In this episode of Add To Cart, we are joined by Adam Lindsay from Koh. Confused by dozens of chemical cleaners, not to mention all the hardware that goes with them, Adam was determined to simplify domestic cleaning and create a simple, safe and effective alternative. Almost five years later, Koh is used in ten percent of Aussie households and the company is on track to hit $50 million in revenue this financial year. In this chat, Adam shares his priorities when it came to developing an eco-certified product, why setting up every weekend at the markets for six months was time well spent and how he managed to get a Doctor of Ionic Chemistry to help him for free – must have been one hell of a sales pitch!
“This is a neglected, stodgy, taken for granted segment that a few large brands are just dining out on and doing nothing to earn those customers.”Adam Lindsay
Questions answered in this episode include…
- Why did you feel the need to create a cleaning system like Koh?
- What are your top tips for effective product demonstration videos?
- How do you know how many certifications to get to prove that you aren’t ‘greenwashing’?
Believe in your product
“I think we were the only two people who were obsessed by this product. Everyone else around us was looking at us with a side-eye. “They’ve got water-based cleaning products?”
I’ve heard recently that there is a saying…a startup is a concept or an idea that’s held by the founders, but nobody else believes. And that’s kind of it, it’s kind of becoming a bit of a lonely place really, where you’ve got everyone else going, “That’ll never work. What a load of rubbish!”
And that’s one of the early challenges, I think, as a startup, as a founder. Is your idea strong enough? Is your belief strong enough? That you can push on through the nay-sayers and the non-believers? Which we did, because we knew that we had this solution that was just an amazing cleaning product.”
Be good…then be green
“One of the big takeaways was that we’ve got to serve the customer’s need first. The whole point of this idea, and my previous failed entrepreneurial endeavors had been: do something that’s great for the planet. Do something that’s great for people, just make a positive impact. And I think often with eco products, and I’d say in the context of cleaning, if it’s eco, well you’ve got to scrub a little harder with this one, and you maybe even probably have to pay a little bit more. But you know you’re going to be saving the planet. And I’m kind of like, “Well that probably fits about 1% of the population who are going to be prepared to scrub harder, and pay more, to achieve a result that may be there or thereabouts.”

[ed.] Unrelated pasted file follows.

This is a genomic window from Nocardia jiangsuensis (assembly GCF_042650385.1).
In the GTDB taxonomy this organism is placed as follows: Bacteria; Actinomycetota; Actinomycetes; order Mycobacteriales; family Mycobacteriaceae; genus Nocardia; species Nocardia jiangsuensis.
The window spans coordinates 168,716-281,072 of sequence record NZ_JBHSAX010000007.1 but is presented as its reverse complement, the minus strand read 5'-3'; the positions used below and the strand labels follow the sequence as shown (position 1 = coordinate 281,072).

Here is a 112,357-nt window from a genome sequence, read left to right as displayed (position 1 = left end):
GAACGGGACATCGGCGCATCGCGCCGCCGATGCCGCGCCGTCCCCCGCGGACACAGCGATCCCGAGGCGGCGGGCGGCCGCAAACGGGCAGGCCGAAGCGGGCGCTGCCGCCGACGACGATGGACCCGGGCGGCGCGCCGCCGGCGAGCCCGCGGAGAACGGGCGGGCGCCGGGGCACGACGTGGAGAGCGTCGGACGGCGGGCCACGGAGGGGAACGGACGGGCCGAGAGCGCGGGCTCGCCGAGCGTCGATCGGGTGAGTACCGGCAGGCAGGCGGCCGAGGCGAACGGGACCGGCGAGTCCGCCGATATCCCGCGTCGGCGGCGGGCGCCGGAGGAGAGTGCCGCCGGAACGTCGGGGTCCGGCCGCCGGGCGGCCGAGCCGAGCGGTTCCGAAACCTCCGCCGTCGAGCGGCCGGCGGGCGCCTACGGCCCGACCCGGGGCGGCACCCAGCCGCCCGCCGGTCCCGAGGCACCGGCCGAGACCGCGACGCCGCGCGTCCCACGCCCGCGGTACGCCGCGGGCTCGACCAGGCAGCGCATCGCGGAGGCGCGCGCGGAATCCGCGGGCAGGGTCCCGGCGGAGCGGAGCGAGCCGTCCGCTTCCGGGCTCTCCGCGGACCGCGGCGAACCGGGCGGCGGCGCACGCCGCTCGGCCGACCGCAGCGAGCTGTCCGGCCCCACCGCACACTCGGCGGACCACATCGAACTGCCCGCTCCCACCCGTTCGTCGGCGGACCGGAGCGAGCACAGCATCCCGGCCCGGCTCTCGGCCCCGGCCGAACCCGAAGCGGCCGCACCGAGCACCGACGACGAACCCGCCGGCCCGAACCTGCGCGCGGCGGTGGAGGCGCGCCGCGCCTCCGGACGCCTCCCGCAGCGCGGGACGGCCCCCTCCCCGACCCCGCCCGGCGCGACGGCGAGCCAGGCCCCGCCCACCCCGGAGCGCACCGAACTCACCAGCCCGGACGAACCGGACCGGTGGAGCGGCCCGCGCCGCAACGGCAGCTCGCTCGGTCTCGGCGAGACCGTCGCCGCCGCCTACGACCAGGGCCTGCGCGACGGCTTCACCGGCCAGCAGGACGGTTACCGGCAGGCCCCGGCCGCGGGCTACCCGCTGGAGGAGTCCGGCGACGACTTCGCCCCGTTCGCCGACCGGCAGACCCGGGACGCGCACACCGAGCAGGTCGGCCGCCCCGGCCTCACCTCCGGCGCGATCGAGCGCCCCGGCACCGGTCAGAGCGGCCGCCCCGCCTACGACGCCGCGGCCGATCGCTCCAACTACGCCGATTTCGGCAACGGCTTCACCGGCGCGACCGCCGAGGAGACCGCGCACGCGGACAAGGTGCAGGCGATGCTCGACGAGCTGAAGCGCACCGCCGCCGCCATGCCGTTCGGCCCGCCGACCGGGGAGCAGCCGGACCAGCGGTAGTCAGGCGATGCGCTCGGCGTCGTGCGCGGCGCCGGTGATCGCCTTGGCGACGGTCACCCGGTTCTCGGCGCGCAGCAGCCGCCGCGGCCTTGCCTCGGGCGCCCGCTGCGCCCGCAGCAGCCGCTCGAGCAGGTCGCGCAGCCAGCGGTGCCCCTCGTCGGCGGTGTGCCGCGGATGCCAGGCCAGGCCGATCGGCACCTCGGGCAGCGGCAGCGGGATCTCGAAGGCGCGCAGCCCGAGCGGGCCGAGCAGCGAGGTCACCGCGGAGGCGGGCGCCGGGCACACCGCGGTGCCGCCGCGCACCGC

And I said, “No, if we’re going to get a product that’s really going to make a difference, it’s got to be affordable for the 99%, rather than the 1%, and it’s absolutely got to work. It’s got to be equal to, or better, than the incumbents that we’re trying to displace. And it’s got to be easier, and it’s got to be simpler and safer.” It has to hit this customer win. The customer’s got to win first, and then as a product of the customer adopting that, the planet wins.
I just don’t think you can do it the other way around, which is, “Look everybody.” And it’s usually this tone, you get this eco tone and it’s like, “Look everybody, we’ve come up with a product that we really think is going to save the planet. And we’re asking you to pay a little bit more and scrub twice as hard. Will you do it for the planet?”
From farmer’s markets to facebook
“I think that’s an interesting thing about the farmers’ markets. When we went there, it’s the opportunity to listen and engage with customers. It was the opportunity to do the demonstration with customers, hear what they’ve got to say. And what we saw was that there was this validation. We would have other customers from the previous week while we were in mid-demo go, “That stuff actually bloody works.” And we’d go, “Yeah it does, doesn’t it? It’s great.”
So we had this validation. All of those things, engagement, demonstration, and social validation from the farmers’ markets, we were able… thank God, it’s timing, it’s not because we were clever, but we were able to transpose that onto Facebook, and do all of those things that we knew were working so well in the farmers’ markets. And that was a pretty amazing thing.
So if we’d been 10 years earlier, what would I have done? I would’ve had to go to a category buyer at one of the big supermarkets, and they would’ve just looked at me like, “Get lost.”
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